19th Century - The Village
||During the Napoleonic
Wars a series of semaphore stations were sited between Deal and London
to warn of invasion. Barham Down was the second station on
the line and Telegraph Cottage is a present reminder.
issue of 6th June advertises Mr Thomas Stringer,
having taken a home in Barham, placed an advertisement "...begs to
inform the inhabitants in that vicinity that he intends practicing as a
surgeon apothecary, and mid-wife, and solicits the favour of their
||Issue of 24th July records the
War Office issuing an order for a camp to be built on Barham Down for
about 5,000 men. The spot for the encampment is on the area
near the windmills. Troops included the 1st & 3rd Batt.
- 1st Foot Guard, 1st & 2nd Batt. - 18th Regiment, 53rd Regiment and
2nd Batt. - 61st Regiment.
||Issue of 23rd October records
an advertisement for able men to fill the shortage of labour due to the
Napoleonic Wars. 12 guineas were offered for two men to work
within the parish.
Act of 1689
||On 20th May 1814 the
Archbishop of Canterbury "---certifies that a Barn in the Parish of
Barham in the occupation of Henry Bradley is intended to be used as a
place of religious worship by an Assembly or Congregation of
Protestants" - see
||Barham Vestry Records
||"George Bradley and
family to emigrate to America".
Agricultural depression encourages residents to move to the new world
and in the next year five families of twenty people left Barham.
||Issue of 30rd October records
that during the labourers' revolt against working conditions and the
mechanisation of agricultural business, Mr Sankey's threshing machine at
Digges Place had been destroyed. Some of the rioters were transported for
||32" 2nd bell
originally cast by John Wilnar in 1633 was recast by Thomas
||John Hobday, a
cordwainer of Barham, sold a plot of pasture land to a body of thirteen
Trustees for "---twenty-one pounds of lawful English money"
for the erection of a chapel.
||A railway from Herne
Bay to Dover via Canterbury was presented to Parliamentary Agents on
30th November 1835 - see
||During the winter
there were heavy falls of snow, a violent outbreak of influenza and in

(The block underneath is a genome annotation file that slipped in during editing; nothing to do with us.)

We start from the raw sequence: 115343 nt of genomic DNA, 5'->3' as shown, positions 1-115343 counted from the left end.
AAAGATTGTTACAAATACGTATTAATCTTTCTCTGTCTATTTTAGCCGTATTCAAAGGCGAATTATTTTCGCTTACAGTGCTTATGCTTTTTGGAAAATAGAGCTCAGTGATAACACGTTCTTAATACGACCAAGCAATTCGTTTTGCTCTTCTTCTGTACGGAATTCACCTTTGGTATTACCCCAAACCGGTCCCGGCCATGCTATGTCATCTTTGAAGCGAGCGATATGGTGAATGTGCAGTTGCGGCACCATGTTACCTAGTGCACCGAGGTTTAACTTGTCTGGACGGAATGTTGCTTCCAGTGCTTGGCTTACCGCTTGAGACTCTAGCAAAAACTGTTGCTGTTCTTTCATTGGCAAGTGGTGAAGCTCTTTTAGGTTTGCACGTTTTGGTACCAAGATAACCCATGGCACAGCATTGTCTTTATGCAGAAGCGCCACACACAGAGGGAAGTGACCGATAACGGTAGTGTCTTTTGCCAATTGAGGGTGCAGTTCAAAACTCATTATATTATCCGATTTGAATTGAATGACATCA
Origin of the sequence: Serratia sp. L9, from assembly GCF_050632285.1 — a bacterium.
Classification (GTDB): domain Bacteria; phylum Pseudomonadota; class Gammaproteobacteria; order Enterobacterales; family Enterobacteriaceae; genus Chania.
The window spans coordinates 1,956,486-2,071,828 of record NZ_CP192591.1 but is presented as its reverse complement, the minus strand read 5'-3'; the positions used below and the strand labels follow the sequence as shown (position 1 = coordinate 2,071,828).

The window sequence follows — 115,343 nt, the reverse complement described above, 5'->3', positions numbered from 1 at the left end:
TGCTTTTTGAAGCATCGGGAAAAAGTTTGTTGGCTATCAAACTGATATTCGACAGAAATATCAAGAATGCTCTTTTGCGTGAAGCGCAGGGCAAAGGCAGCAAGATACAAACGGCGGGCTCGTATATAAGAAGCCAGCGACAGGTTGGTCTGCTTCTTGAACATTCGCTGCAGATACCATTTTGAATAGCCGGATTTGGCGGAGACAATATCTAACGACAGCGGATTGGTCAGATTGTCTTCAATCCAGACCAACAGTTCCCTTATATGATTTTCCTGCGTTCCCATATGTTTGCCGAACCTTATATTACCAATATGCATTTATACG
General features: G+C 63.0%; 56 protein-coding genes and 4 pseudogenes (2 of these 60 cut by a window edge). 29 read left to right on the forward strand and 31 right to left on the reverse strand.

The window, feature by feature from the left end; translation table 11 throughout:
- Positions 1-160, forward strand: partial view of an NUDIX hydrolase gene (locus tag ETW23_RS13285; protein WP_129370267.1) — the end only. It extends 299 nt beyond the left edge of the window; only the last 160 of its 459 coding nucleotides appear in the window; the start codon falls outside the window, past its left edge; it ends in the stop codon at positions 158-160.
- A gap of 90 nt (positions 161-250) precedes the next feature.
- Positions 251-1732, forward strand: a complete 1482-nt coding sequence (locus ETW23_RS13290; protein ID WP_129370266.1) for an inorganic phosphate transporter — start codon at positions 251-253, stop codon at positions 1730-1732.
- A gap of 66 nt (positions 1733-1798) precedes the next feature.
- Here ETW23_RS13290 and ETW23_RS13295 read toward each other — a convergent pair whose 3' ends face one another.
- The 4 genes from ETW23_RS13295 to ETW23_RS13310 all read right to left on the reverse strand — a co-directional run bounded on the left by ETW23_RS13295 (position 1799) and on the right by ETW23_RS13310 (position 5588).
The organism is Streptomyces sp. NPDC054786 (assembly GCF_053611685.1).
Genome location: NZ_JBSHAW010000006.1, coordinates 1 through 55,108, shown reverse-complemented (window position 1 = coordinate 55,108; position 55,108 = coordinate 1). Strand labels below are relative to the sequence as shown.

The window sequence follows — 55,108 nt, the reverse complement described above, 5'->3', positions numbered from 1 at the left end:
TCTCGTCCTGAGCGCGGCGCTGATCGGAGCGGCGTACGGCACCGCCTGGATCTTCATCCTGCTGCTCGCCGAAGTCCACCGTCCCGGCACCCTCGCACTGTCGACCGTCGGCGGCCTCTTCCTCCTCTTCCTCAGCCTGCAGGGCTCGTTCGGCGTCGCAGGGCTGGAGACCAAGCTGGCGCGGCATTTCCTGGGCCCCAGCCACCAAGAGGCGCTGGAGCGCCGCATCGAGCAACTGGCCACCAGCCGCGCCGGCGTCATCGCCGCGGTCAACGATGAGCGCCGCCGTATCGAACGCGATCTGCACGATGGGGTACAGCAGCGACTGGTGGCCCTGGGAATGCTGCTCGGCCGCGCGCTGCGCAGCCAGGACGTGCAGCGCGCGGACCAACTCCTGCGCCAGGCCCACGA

December - a "terrible storm" blowing down 3,000 fir trees at
||Building work was
completed, Jeremiah Sackett (owner of Breach Mill) became a lay
preacher and a Steward of the Chapel. It is also that the
Sunday School started at the same time - see
||One of 10 men who
bore the coffin of his old friend
Oxenden at his burial at Barham Church.
present Parish was created around this time. This separated
it from Bishopsbourne for administrative purposes.
count - 1,151.
was a total of 4,645 acres held by owners and occupiers which contained
646 records - including properties, pastures, woods, roads and waste
areas - of which 255 are in the Oxenden family ownership.
||Rev. Bryan Fausett of Kingston
(the next village) found the Kingston Brooch whilst excavating.
Subsequently thirteen 6th century tumuli were opened and amethystine
quartz beads, a crystal ball and a gold pennant are found.
use - use was continuous until late 1990s (although there is still a
cricket team bearing the village name to be found on the internet).
Argrave, watchmaker, appointed as constable and had to include the
winding of the church clock in his duties.
Daring suggested an appointment but this was disapproved by the church
count - 1,105
||A new steeple was added to the
church tower to replace the earlier one that had become unsafe.
||Built "for the education
of the children of the labouring, manufacturing, and other poorer
classes" at a cost of £580. 57 "boys" and 97 "girls
and infants" were taught by Mr. John Carter and Miss Charlotte
count - 1,090
mill which stood near the Old Mill House (now The Miller's Cottage) was
removed and rebuilt in Margate.
||The school remained a church
school even though the passing of the Education Act which established a
national school system.
count - 1,014
||An interior gallery
was added to the Chapel (and possibly the original pews)
see - Methodist Chapel
Directory of Kent
that the village contained the following trades: -
Baker, Blacksmith, Brewer, Brickmaker, Butcher, Carpenter, Carrier, Cobbler,
Cooper, Cowman, Draper, Farmer, Grocer, Miller, Surgeon, Tailor, Victualer
count - 1,012
this year it is recorded that the Oxenden family owned 10 of the 43
holdings in the parish.
||Elham Valley Railway
||Barham railway station opens
on 3rd July with service from Folkestone. From 1st July 1889
the line was completed to Canterbury see
Elham Valley Railway
count - 1,014